BOKHARA CITY (Bokkara-i-Sherif), capital of the state of Bokhara, on the left bank of the Zarafshan, and on the irrigation canal of Shahri-rud, situated in a fertile plain. It is 8 m. from the Bokhara station of the Transcaspian railway, 162 m. by rail W. of Samarkand, in 39° 47' N. lat. and 64° 27' E. long. The city is surrounded by a stone wall 28 ft. high and 8 m. long, with semicircular towers and eleven gates of little value as a defence. The present city was begun in A.D. 830 on the site of an older city, was destroyed by Jenghiz Khan in 1220, and rebuilt subsequently. The water-supply is very unhealthy. The city has no less than 360 mosques. Nearly 10,000 pupils are said to receive their education in its 140 madrasas or theological colleges; primary schools are kept at most mosques. Some of these buildings exhibit very fine architecture. The most notable of the mosques is the Mir-Arab, built in the 16th century, with its beautiful lecture halls; the chief mosque of the emir is the Mejid-kalyan, or Kok-humbez, close by which stands a brick minaret, 203 ft. high, from the top of which state criminals used to be thrown until 1871. Of the numerous squares the Raghistan is the principal. It has on one side the citadel, erected on an artificially made eminence 45 ft. high, surrounded by a wall 1 m. long, and containing the palace of the emir, the houses of the chief functionaries, the prison and the water-cisterns. The houses are mostly one-storeyed, built of unburned bricks, and have flat roofs.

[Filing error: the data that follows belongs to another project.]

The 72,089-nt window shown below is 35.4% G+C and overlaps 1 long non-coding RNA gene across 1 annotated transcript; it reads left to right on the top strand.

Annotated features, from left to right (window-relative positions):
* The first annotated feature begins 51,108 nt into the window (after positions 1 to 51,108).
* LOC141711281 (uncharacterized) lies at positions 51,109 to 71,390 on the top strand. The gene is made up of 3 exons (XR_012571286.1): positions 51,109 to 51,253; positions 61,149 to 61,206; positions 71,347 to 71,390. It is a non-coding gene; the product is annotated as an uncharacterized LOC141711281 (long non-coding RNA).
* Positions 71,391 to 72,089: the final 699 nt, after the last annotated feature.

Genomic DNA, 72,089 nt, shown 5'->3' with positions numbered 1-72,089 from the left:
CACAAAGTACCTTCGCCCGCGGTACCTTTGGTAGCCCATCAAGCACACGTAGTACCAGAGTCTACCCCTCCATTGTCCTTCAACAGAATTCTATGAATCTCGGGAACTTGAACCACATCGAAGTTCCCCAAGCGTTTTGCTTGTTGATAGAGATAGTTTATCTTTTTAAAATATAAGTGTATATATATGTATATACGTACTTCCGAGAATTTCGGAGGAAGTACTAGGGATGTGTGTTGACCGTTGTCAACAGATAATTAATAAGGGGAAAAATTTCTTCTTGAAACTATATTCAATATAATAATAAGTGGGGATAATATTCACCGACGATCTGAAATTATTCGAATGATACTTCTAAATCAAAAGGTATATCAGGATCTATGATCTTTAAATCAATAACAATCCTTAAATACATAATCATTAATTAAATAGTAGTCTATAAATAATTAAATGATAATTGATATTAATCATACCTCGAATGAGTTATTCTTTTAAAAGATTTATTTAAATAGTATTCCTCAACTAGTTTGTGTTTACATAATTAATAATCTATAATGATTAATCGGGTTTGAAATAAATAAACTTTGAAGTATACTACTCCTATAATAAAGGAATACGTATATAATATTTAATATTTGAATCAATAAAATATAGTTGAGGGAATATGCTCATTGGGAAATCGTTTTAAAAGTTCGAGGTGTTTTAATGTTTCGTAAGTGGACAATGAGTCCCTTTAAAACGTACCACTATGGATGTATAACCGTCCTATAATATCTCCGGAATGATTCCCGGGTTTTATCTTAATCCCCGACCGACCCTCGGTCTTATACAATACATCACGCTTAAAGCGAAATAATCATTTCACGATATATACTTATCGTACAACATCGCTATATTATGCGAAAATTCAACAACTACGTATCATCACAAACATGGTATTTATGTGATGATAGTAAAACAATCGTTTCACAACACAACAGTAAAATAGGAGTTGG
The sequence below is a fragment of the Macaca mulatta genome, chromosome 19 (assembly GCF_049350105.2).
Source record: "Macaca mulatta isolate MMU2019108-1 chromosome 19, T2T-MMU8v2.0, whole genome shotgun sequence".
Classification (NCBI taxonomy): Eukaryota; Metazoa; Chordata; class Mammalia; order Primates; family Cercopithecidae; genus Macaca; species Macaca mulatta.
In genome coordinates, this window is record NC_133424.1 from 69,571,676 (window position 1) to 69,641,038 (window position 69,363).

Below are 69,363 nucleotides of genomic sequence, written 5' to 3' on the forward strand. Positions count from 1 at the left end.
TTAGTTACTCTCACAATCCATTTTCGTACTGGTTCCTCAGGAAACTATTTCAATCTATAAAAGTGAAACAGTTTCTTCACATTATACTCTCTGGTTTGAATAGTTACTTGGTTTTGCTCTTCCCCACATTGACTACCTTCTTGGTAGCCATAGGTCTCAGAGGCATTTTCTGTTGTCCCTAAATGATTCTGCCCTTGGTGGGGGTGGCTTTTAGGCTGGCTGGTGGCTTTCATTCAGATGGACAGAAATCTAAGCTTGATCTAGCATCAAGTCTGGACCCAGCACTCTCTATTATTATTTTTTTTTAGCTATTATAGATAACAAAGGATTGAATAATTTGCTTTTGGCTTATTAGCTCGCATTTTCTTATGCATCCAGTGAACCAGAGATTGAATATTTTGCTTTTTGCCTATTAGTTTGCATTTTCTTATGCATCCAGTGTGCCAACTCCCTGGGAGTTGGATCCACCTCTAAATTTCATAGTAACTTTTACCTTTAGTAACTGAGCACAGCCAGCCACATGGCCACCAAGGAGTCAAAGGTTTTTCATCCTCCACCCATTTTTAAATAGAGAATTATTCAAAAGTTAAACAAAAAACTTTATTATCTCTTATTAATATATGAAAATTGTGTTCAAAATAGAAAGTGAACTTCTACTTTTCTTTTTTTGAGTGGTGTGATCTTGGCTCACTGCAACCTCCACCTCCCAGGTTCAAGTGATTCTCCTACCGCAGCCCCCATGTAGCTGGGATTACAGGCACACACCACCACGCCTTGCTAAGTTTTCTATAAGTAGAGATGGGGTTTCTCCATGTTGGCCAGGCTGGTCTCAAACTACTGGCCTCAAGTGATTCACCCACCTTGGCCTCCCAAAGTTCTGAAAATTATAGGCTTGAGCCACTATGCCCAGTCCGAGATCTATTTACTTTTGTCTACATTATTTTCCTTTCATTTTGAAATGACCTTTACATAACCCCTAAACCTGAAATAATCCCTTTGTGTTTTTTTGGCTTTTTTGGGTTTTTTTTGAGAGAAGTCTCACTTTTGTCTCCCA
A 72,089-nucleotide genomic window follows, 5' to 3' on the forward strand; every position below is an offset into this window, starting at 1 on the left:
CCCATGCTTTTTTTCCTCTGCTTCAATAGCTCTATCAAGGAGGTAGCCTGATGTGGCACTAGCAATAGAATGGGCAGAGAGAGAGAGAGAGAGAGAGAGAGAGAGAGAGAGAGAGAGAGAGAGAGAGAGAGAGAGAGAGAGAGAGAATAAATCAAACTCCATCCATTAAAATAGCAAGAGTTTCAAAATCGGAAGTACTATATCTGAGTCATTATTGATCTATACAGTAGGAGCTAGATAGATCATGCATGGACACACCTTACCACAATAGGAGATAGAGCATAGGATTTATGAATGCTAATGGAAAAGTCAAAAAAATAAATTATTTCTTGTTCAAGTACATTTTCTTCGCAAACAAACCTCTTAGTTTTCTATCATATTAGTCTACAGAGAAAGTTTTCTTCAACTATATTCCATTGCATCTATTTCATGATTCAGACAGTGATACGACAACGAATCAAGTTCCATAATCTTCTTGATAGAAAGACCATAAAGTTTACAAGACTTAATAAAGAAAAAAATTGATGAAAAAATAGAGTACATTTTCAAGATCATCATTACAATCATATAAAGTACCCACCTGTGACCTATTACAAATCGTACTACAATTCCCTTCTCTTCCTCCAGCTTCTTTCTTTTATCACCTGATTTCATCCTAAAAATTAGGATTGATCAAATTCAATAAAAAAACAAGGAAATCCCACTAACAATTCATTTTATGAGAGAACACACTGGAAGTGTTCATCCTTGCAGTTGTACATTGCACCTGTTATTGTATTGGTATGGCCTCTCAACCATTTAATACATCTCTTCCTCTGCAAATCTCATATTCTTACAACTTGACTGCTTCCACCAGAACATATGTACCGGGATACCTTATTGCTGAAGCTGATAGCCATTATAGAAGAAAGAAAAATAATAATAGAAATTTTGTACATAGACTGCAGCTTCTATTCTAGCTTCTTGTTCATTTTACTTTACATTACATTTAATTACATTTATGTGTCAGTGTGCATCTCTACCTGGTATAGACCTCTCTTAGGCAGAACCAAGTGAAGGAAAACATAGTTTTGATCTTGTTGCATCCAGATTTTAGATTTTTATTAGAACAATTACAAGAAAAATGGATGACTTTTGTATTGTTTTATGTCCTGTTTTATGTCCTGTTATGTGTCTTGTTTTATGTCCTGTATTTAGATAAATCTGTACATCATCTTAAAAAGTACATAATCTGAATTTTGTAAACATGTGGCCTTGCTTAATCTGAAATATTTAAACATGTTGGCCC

Bokhara has for ages been a centre of learning and religious life. The mysticism which took hold on Persia in the middle ages spread also to Bokhara, and later, when the Mongol invasions of the 13th century laid waste Samarkand and other Moslem cities, Bokhara, remaining independent, continued to be a chief seat of Islamitic learning. The madrasa libraries, some of which were very rich, have been scattered and lost, or confiscated by the emirs, or have perished in conflagrations. But there are still treasures of literature concealed in private libraries, and Afghan, Persian, Armenian and Turkish bibliophiles still repair to Bokhara to buy rare books. Bokhara is, in fact, the principal book-market of central Asia. The population is supposed by Russian travellers not to exceed 50,000 or 60,000, but is otherwise estimated at 75,000 to 100,000. Amongst them is a large and ancient colony of Jews. Bokhara is the most important trading town in central Asia. In the city bazaars are made or sold silk stuffs, metal (especially copper) wares, Kara-kul (i.e. astrakhan) lamb-skins and carpets.
New Bokhara, or Kagan, a Russian town near the railway station, 8 m. from Bokhara itself, is rapidly growing, on a territory ceded by the emir. Pop. 2000.
(P. A. K.)
Note - this article incorporates content from Encyclopaedia Britannica, Eleventh Edition, (1910-1911)